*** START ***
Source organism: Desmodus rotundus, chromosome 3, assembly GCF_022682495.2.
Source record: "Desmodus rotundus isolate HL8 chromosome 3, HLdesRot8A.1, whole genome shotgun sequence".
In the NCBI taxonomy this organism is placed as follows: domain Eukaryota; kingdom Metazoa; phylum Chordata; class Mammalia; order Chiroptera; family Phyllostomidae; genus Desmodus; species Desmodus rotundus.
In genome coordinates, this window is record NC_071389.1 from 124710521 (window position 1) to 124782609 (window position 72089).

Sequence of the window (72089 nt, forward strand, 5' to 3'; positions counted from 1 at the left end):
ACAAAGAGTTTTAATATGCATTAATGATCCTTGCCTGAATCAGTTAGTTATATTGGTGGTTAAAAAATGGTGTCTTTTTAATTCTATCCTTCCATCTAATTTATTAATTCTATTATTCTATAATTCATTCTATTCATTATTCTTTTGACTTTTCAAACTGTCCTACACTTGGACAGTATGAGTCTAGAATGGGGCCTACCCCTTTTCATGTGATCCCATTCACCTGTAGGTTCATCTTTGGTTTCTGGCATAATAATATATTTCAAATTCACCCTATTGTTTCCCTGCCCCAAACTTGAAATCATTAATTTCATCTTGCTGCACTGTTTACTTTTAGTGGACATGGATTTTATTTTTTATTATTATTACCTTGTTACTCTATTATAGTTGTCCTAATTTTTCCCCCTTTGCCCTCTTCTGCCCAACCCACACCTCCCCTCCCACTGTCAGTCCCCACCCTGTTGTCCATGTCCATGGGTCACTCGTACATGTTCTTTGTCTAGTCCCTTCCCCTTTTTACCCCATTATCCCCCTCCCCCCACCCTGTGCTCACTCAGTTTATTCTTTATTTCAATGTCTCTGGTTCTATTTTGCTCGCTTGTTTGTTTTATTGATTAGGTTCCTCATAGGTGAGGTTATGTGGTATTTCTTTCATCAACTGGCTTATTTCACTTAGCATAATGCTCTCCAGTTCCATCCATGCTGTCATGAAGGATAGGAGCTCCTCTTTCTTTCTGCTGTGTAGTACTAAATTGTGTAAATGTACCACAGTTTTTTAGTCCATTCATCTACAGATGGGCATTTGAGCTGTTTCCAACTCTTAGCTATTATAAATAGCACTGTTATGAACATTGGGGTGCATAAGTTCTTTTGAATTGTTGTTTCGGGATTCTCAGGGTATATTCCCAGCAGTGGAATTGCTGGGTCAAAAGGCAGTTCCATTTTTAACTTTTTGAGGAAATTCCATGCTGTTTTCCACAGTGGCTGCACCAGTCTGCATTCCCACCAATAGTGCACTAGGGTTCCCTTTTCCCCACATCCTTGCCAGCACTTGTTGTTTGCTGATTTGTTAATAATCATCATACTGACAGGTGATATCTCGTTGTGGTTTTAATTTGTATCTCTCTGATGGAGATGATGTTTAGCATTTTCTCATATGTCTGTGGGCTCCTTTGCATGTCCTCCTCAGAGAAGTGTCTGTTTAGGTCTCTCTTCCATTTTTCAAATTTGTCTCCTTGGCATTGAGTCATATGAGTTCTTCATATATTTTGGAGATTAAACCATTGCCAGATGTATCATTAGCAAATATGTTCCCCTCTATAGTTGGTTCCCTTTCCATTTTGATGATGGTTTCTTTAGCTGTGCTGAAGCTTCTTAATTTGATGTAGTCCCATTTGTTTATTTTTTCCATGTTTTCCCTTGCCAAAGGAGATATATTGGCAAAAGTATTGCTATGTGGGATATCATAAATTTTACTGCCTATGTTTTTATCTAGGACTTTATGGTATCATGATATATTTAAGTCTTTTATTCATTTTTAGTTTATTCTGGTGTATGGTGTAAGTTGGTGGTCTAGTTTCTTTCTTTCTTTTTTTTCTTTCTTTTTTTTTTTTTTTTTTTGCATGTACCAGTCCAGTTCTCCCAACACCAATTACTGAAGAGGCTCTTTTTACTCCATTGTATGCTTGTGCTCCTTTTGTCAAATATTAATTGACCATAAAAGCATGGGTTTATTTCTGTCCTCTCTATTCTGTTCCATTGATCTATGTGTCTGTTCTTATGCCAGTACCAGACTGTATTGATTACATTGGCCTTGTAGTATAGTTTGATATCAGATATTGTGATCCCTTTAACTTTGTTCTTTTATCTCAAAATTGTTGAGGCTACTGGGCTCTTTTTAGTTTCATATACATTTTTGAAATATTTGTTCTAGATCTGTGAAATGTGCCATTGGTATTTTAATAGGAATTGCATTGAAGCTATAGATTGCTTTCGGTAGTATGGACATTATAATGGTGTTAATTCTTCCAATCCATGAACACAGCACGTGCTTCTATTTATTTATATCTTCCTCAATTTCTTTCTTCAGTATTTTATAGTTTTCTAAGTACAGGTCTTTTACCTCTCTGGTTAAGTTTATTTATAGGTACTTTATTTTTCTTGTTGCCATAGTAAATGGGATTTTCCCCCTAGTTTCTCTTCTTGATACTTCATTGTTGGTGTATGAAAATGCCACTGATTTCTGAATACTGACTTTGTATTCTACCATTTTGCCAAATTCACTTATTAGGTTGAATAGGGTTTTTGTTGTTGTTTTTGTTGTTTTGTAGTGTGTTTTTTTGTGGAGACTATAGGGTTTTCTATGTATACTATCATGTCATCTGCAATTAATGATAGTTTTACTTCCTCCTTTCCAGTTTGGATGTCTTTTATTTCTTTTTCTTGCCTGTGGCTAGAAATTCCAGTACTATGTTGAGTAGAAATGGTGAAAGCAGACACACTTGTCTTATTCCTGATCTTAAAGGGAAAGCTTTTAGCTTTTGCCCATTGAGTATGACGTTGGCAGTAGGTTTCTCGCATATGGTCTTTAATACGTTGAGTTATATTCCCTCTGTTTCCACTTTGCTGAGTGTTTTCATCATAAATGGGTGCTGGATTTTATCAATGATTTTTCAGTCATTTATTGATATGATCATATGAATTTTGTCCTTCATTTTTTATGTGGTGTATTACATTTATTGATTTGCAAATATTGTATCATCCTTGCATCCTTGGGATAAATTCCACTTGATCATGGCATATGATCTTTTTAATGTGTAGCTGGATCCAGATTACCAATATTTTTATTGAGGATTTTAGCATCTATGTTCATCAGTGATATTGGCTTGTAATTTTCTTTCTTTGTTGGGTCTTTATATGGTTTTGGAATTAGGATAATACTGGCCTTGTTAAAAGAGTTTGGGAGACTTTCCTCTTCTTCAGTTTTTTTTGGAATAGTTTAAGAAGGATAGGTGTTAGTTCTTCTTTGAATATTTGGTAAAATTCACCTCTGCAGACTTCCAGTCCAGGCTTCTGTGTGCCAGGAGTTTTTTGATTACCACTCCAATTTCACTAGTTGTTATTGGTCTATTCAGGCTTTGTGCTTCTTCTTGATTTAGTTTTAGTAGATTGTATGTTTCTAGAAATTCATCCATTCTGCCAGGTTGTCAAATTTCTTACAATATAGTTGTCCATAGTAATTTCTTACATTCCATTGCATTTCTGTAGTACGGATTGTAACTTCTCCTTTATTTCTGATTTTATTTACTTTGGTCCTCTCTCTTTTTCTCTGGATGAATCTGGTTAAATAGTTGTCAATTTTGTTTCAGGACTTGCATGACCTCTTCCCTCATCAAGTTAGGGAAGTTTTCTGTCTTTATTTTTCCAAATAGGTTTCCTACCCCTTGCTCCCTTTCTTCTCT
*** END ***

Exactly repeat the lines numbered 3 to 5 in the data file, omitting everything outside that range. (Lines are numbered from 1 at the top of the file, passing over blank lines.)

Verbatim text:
In the NCBI taxonomy this organism is placed as follows: domain Eukaryota; kingdom Metazoa; phylum Chordata; class Mammalia; order Chiroptera; family Phyllostomidae; genus Desmodus; species Desmodus rotundus.
In genome coordinates, this window is record NC_071389.1 from 124710521 (window position 1) to 124782609 (window position 72089).

Sequence of the window (72089 nt, forward strand, 5' to 3'; positions counted from 1 at the left end):